What am I? It depends who you ask, but I have a sheaf of business cards, conference badges and lanyards, online profiles and official documents that seek to answer that question. I’m a UK citizen. A medical journalist. A WordPress blogger, a would-be novelist, a wife, a BMJ member of staff, member of Canoe England, Friend of Dulwich Picture Gallery, NHS patient, daughter, constituent.
At the weekend I went to my first TEDx conference, where my friend Yang-May Ooi (novelist, story-teller, inspiration) was speaking. The lanyard hanging around my neck gave my name, and suggested I finish a sentence that began: ‘Talk to me about…’. As the theme of the conference was ‘Un-labelled’, this was a crafty way of allowing me to define myself for the day. Like a twit, I put ‘books and writing’, which meant a lot of explaining that no, I hadn’t finished the book yet, but I would one day. Yang-May put ‘your first love’, which I suspect started some more interesting conversations.
The theme asked us to think about which labels hold us back, and which we use to dismiss people or think that their lives are unimportant to us. There were some fascinating correlations. For example, I’d never heard anyone explicitly compare female genital mutilation (which we tend to label an African problem) to the breast enlargement cosmetic surgery promoted to young women in the UK. Yet as FGM campaigner Leyla Hussain said, these are both cases of girls being told that their natural bodies are not good enough, and being subjected to surgery to ‘correct’ them.
Baillie Aaron challenged us to think about our blanket dismissal of ex-offenders from the job market. Discrimination on grounds of criminal record is something I’d not really thought about before. As she asked, do we really think ‘once a thief, always a thief’? And if so, what possible future can young ex-offenders have on their release from prison? Her charity Spark Inside is trying to help them find one. But maybe we should all think again about that particular label.
One label that women shrank away from in recent decades was that of feminist. ‘It depends what you mean by feminism,’ people used to quaver, or ‘I wouldn’t call myself a feminist, but…’. The image attached to the label by some was that feminists were angry, ugly, aggressive misfits – the term became an insult, instead of a badge of pride. It took courage to shrug and say, actually, yes, I’m a feminist. This is what I believe.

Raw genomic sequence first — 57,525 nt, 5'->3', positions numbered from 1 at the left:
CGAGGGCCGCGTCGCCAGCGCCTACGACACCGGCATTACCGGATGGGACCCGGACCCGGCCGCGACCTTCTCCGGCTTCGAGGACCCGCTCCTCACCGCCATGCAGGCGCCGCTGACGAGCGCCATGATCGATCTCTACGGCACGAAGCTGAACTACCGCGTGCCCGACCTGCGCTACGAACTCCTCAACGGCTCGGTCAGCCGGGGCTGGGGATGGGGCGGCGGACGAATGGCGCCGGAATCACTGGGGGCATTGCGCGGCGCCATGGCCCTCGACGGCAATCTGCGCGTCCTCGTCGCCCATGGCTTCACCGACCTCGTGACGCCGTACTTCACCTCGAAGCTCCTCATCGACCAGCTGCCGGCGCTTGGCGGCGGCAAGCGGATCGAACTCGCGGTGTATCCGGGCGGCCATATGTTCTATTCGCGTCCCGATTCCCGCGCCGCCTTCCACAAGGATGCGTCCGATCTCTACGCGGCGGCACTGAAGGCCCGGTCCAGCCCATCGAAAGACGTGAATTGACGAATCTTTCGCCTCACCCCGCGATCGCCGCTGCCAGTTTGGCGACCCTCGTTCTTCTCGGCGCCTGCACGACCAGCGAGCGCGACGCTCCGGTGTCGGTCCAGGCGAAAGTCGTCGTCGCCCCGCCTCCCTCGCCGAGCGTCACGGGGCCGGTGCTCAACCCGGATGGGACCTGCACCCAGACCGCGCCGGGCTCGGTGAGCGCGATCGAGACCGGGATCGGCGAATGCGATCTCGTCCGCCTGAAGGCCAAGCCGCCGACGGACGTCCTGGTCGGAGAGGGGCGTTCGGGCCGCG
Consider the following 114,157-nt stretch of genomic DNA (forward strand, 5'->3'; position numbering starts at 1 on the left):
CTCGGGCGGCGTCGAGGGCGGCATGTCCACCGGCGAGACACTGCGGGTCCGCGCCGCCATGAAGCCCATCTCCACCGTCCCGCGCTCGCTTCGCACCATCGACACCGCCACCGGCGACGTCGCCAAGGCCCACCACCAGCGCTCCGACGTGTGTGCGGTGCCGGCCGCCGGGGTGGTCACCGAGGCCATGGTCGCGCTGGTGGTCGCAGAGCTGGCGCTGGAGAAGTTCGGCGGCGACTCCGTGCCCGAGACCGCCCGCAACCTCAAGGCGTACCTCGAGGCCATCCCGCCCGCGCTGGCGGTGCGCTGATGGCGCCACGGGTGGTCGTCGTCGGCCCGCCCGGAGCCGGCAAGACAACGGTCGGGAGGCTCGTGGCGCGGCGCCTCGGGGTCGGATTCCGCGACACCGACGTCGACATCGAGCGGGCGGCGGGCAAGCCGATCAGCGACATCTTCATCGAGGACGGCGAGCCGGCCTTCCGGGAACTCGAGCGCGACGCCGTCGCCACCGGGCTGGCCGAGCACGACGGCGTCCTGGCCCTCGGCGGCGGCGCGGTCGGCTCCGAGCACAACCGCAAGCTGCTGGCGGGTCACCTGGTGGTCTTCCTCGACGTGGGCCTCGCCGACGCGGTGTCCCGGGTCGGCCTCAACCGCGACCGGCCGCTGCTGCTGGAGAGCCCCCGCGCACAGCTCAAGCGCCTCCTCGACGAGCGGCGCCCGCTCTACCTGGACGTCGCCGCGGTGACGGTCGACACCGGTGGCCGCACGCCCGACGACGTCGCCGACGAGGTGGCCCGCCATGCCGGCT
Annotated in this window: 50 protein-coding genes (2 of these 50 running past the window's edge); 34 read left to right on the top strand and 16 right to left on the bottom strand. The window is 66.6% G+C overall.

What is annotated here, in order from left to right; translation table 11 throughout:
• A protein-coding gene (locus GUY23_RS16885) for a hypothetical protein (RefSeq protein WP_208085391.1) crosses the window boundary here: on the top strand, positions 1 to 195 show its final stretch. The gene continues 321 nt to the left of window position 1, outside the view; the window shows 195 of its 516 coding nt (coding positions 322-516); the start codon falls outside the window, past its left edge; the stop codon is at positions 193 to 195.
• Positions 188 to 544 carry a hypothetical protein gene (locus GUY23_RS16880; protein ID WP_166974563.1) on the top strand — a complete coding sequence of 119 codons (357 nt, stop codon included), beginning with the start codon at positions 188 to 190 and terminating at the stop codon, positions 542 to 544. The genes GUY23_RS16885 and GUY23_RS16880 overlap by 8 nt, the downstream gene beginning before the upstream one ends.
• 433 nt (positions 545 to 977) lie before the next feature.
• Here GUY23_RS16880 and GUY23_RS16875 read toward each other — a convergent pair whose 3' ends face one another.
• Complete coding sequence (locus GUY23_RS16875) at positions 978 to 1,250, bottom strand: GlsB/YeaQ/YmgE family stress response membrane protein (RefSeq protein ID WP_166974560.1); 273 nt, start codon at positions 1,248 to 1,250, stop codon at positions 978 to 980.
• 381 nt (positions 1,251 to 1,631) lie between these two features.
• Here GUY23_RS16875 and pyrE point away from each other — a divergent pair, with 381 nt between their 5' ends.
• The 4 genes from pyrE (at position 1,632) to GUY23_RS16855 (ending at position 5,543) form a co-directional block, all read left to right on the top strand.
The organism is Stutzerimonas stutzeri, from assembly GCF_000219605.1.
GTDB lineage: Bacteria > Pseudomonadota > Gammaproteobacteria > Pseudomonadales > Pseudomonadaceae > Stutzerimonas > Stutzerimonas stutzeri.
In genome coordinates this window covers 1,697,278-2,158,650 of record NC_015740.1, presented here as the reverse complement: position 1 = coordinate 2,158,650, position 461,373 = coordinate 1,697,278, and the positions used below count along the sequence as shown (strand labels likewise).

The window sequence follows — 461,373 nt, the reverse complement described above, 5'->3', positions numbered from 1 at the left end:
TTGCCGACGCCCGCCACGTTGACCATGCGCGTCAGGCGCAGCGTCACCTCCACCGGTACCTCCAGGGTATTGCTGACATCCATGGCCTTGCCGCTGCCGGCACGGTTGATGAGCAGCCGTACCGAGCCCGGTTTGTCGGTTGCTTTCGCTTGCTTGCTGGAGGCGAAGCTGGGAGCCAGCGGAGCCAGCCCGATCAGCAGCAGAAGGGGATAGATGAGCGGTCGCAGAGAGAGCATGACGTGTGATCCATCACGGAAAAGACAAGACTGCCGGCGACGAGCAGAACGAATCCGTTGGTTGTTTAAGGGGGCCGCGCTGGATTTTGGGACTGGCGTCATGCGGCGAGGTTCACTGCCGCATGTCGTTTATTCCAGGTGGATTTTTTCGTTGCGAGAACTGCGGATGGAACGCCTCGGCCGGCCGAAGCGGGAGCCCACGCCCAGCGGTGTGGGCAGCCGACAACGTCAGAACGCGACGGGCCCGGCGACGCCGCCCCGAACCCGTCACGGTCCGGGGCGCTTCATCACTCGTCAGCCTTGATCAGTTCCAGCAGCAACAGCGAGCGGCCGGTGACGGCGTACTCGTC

I was relieved that there was little debate about this particular label on the day. The room was full of women and men of different ages and ethnicities, gathered to talk about equality and freedom for women all over the world. Many of us were happy to call ourselves feminist, but that didn’t seem terrifically important. It certainly wasn’t worth arguing about, when there was so much else to debate.
Getting away from the labels brought an electrifying moment at the end of the day. Yang-May held the audience spell-bound with a poignant, funny story about how fear of being labelled for her sexuality caused the loss of her first love – and almost cost her much more. But she’s a courageous woman, and she broke through her fear. Describing her first kiss with a woman, she explained how she finally thought ‘F*** the labels!’ The room broke into spontaneous cheering, and at the end we all rose to our feet to repeat the phrase, as a joyous shout of rebellion.
So do we need labels at all? ‘What am I?’ provides a useful short-hand, a quick answer to a question at a party or an introduction to a new colleague. But it’s no way to encapsulate your identity in the cold dark reaches of the night. Who am I? Now that’s a more complicated question.